Friday, December 7, 2012
I've actually been stopping at the mailbox after work lately, which means only one thing—Christmas card season! I absolutely hate getting the mail. There's never anything good in there . . . except during one glorious month around Christmas. From the time the first card arrives, I'm excited to get the mail every day. And because I know there are some well-intentioned but less-than-organized people out there like me, I usually remain hopeful well into January that some rogue holiday greetings are still on their way.
I have loved Christmas cards as long as I can remember because they were one of my favorite traditions as a kid. Mom had this long piece of thick, soft red yarn. I can remember exactly the way it felt—with its individual strands twisted loosely around and around—as if it was sitting right here in front of me. Along with the yarn were little white paper hangers. We would hang the yarn up on the back side of the cupboards, facing the living room, and keep the pile of hangers handy. Every time a card came in, we would give it a little hanger and string it up on the yarn. By the time Christmas came around, we had a beautiful, eclectic, brightly colored banner of cards from all our friends and family. Even as a kid, I'd like to believe I knew that's what Christmas is about: reaching out, getting in touch, catching up, and connecting with the people you care about. And cookies. Don't forget the cookies.
Back then they really were cards. Now most of them are photo cards, and I love seeing all our friends and family and remarking, like the old person I swore I'd never be, how big the kids look. Getting a letter or a hand-written card is an even bigger treat. I'm a sucker for a letter. For some reason, Christmas has become a time when we put our whole year onto one page (or two or three—page limits were never really my thing), and I love reading these snapshots of people's lives. The highs and lows—for a few precious minutes you ride the roller coaster with them. And sometimes, if you happen to pull out last year's letters when you're getting out the Christmas decorations this year, you ride it all over again, but sometimes in very different ways. Those letters can be one of the most concrete reminders of how much can change over a year. They're a reminder to be thankful for whatever you have this year and to reach out to those around you, even if it's not as often as you'd like. Christmas is your excuse.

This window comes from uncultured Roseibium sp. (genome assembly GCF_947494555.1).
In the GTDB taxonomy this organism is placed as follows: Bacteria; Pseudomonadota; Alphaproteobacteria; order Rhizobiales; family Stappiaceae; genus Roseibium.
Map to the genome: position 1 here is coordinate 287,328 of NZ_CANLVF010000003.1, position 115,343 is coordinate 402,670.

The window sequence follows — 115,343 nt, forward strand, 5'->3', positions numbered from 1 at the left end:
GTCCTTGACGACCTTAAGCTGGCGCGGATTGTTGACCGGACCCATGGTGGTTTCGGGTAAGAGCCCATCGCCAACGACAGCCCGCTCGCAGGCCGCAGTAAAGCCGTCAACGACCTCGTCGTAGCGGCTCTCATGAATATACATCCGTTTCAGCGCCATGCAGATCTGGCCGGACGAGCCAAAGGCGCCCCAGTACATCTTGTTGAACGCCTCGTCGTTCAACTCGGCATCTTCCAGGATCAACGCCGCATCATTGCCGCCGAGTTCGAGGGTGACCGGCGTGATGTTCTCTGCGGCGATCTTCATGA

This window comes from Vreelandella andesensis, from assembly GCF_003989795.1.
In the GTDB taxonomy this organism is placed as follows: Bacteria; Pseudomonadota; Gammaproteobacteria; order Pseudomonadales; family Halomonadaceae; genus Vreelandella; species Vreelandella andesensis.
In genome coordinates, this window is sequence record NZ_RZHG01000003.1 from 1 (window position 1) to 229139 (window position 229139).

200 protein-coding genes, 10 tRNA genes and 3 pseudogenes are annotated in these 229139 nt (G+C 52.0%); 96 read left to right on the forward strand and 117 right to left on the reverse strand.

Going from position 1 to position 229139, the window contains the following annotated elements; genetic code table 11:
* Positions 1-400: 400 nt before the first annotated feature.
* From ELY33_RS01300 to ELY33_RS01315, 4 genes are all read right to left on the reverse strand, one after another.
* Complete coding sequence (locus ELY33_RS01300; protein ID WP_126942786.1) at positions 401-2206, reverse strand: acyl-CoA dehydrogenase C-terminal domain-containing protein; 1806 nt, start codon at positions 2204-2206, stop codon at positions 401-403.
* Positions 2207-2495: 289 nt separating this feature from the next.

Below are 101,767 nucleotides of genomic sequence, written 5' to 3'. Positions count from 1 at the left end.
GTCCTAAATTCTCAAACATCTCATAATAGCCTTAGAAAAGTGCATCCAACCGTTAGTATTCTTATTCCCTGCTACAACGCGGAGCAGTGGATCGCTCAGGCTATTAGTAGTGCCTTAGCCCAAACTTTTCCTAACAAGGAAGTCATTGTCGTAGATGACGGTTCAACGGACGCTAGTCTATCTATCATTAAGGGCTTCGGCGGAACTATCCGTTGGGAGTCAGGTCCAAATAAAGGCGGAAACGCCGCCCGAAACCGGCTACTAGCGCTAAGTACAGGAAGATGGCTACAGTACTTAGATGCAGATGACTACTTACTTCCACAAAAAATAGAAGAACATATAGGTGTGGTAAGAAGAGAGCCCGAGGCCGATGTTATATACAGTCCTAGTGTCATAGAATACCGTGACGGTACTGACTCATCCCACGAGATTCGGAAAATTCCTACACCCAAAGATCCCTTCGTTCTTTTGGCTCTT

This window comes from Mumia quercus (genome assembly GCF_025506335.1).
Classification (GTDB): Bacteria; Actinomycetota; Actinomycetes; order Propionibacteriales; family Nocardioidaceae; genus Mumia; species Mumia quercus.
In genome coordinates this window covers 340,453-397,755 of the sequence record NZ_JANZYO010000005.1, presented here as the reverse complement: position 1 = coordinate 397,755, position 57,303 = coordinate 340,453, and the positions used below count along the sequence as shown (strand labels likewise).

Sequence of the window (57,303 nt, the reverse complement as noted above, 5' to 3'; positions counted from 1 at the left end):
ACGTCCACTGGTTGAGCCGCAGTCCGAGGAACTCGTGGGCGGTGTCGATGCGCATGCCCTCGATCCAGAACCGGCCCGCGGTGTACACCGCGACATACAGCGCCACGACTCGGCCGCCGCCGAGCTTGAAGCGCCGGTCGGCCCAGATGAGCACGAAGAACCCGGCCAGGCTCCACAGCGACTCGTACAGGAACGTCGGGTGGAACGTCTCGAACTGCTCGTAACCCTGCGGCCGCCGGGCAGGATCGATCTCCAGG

So keep those cards and letters and too-cute pictures coming, and we'll do the same—even if it's not until January.
Sunday, January 22, 2012
Armed with my current inventory list, I sat down this morning with the seed catalog, which of course I had already perused and marked up, and decided what to order. I'm sure I ordered more than we need, but it's so hard to narrow it down. Here's the final order:
We're probably not doing melons or corn this year. After a couple disappointing years with both, we're going to give the space to something else this year. We're doing more beans, carrots, and squash. I'm also going to do more herbs since they dried so nicely in the food dehydrator last year. The flavor of our dried oregano doesn't even compare to what you buy in the store. I also want to grow dill this year, although I'm a bit nervous since I've been told it spreads like wildfire. However, with homegrown dill, Mom and I can probably make our pickles with almost all homegrown vegetables this year since I do garlic and we both do onions (her more successfully than me).
The logical part of me knows that spring is so very far away, but seed ordering day always makes me feel like we've turned the corner. When the seeds come in, I'll start some seeds indoors, invariably much too early, and start the weekly countdown to the average last frost date. I'll kill lots of seedlings and probably set my beautiful tomato starts outside much too early, forget about them some chilly night, and kill them, all just to start the process over again the next day, undeterred by how bad I apparently am at this seed starting thing. That's the miracle of it all: the hope and promise and potential that come with spring and each of those tiny little seeds is absolutely indestructible.